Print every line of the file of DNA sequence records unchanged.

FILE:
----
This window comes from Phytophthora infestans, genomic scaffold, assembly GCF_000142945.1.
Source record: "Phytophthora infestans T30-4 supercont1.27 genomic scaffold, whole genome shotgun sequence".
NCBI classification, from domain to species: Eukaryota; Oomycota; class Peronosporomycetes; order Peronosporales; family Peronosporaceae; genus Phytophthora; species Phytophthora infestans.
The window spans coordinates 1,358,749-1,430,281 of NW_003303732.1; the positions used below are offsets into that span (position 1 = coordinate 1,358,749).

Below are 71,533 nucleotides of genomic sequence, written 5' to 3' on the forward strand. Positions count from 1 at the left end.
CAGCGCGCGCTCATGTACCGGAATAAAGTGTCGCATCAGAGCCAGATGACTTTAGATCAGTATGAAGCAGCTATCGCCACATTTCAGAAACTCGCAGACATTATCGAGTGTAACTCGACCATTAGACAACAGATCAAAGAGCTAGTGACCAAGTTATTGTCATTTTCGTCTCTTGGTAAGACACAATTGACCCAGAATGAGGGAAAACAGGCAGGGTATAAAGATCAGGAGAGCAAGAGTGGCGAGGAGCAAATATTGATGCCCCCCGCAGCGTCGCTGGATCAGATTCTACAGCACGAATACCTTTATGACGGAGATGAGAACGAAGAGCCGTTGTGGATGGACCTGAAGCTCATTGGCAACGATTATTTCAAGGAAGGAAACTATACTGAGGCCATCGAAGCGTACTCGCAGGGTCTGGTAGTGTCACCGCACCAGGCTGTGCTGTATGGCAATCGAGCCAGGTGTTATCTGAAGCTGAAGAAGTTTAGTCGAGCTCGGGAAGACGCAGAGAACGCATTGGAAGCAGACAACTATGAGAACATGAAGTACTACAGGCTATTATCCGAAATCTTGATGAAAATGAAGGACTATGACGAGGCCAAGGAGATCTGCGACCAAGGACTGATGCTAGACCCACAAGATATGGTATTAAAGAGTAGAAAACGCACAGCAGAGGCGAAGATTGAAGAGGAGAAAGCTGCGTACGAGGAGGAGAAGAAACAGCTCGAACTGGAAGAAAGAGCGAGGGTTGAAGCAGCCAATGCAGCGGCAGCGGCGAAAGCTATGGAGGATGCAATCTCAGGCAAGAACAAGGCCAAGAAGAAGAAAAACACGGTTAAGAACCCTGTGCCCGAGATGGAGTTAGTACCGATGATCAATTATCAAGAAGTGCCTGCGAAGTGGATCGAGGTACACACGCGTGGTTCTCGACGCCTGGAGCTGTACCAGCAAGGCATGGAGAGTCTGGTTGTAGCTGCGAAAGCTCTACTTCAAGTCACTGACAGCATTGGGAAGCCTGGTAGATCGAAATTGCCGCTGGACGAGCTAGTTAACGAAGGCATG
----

This window comes from Phytophthora infestans, genomic scaffold, assembly GCF_000142945.1.
Source record: "Phytophthora infestans T30-4 supercont1.27 genomic scaffold, whole genome shotgun sequence".
NCBI classification, from domain to species: Eukaryota; Oomycota; class Peronosporomycetes; order Peronosporales; family Peronosporaceae; genus Phytophthora; species Phytophthora infestans.
The window spans coordinates 1,358,749-1,430,281 of NW_003303732.1; the positions used below are offsets into that span (position 1 = coordinate 1,358,749).

Below are 71,533 nucleotides of genomic sequence, written 5' to 3' on the forward strand. Positions count from 1 at the left end.
CAGCGCGCGCTCATGTACCGGAATAAAGTGTCGCATCAGAGCCAGATGACTTTAGATCAGTATGAAGCAGCTATCGCCACATTTCAGAAACTCGCAGACATTATCGAGTGTAACTCGACCATTAGACAACAGATCAAAGAGCTAGTGACCAAGTTATTGTCATTTTCGTCTCTTGGTAAGACACAATTGACCCAGAATGAGGGAAAACAGGCAGGGTATAAAGATCAGGAGAGCAAGAGTGGCGAGGAGCAAATATTGATGCCCCCCGCAGCGTCGCTGGATCAGATTCTACAGCACGAATACCTTTATGACGGAGATGAGAACGAAGAGCCGTTGTGGATGGACCTGAAGCTCATTGGCAACGATTATTTCAAGGAAGGAAACTATACTGAGGCCATCGAAGCGTACTCGCAGGGTCTGGTAGTGTCACCGCACCAGGCTGTGCTGTATGGCAATCGAGCCAGGTGTTATCTGAAGCTGAAGAAGTTTAGTCGAGCTCGGGAAGACGCAGAGAACGCATTGGAAGCAGACAACTATGAGAACATGAAGTACTACAGGCTATTATCCGAAATCTTGATGAAAATGAAGGACTATGACGAGGCCAAGGAGATCTGCGACCAAGGACTGATGCTAGACCCACAAGATATGGTATTAAAGAGTAGAAAACGCACAGCAGAGGCGAAGATTGAAGAGGAGAAAGCTGCGTACGAGGAGGAGAAGAAACAGCTCGAACTGGAAGAAAGAGCGAGGGTTGAAGCAGCCAATGCAGCGGCAGCGGCGAAAGCTATGGAGGATGCAATCTCAGGCAAGAACAAGGCCAAGAAGAAGAAAAACACGGTTAAGAACCCTGTGCCCGAGATGGAGTTAGTACCGATGATCAATTATCAAGAAGTGCCTGCGAAGTGGATCGAGGTACACACGCGTGGTTCTCGACGCCTGGAGCTGTACCAGCAAGGCATGGAGAGTCTGGTTGTAGCTGCGAAAGCTCTACTTCAAGTCACTGACAGCATTGGGAAGCCTGGTAGATCGAAATTGCCGCTGGACGAGCTAGTTAACGAAGGCATG